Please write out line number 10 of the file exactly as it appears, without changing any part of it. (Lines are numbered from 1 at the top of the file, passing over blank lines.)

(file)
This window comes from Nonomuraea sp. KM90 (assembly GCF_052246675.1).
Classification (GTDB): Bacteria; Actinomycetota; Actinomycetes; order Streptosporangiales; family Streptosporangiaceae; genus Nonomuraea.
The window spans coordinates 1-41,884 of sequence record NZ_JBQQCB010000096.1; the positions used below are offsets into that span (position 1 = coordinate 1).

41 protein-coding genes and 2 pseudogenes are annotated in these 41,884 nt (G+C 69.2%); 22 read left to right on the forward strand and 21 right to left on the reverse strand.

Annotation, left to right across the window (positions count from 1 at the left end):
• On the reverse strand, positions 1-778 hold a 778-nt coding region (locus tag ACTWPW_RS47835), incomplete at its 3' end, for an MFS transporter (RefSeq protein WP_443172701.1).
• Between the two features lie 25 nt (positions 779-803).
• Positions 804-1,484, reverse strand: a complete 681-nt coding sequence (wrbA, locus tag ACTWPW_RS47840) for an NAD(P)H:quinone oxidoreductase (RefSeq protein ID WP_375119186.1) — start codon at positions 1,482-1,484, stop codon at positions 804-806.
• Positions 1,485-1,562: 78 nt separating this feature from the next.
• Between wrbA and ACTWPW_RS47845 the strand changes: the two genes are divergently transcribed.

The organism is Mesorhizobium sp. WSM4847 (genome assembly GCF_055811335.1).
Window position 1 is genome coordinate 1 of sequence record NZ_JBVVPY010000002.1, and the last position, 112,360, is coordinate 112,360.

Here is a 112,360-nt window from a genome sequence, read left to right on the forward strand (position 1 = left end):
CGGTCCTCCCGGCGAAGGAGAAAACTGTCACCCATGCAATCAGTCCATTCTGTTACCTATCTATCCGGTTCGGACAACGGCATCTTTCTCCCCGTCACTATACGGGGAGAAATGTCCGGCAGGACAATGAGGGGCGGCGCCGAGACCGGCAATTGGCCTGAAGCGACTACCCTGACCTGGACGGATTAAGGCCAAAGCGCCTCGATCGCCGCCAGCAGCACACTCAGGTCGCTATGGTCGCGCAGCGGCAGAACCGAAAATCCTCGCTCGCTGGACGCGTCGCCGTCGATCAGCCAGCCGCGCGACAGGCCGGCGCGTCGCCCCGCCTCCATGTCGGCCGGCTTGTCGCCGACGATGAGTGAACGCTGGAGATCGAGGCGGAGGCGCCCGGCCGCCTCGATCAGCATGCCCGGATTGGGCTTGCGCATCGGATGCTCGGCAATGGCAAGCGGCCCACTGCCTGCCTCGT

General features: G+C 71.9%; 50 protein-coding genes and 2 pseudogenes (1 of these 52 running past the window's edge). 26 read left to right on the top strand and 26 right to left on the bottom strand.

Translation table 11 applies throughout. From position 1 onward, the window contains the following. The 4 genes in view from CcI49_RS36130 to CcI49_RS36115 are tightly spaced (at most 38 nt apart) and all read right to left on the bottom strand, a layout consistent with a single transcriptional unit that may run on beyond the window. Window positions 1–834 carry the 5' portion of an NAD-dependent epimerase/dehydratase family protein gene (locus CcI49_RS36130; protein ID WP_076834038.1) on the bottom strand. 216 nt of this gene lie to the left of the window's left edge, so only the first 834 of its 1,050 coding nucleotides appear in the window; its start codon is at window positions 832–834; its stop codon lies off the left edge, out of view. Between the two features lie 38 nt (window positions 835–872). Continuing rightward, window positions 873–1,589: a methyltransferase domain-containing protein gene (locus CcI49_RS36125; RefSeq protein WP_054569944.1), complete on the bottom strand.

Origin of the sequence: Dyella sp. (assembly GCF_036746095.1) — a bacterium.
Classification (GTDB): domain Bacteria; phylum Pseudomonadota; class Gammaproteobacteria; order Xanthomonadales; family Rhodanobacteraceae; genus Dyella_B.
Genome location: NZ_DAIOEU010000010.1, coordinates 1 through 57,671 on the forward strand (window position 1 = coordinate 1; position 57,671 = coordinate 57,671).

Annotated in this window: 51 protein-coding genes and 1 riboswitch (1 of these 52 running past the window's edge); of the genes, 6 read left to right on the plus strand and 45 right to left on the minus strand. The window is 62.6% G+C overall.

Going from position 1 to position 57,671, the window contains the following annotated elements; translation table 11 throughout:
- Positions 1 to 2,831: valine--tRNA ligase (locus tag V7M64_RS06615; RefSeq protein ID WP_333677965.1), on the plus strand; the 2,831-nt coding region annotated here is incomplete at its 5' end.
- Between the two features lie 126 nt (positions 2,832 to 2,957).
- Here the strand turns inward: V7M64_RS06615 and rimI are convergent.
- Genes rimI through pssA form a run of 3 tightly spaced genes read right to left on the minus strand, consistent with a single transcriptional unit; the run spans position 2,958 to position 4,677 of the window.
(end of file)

• Between wrbA and ACTWPW_RS47845 the strand changes: the two genes are divergently transcribed.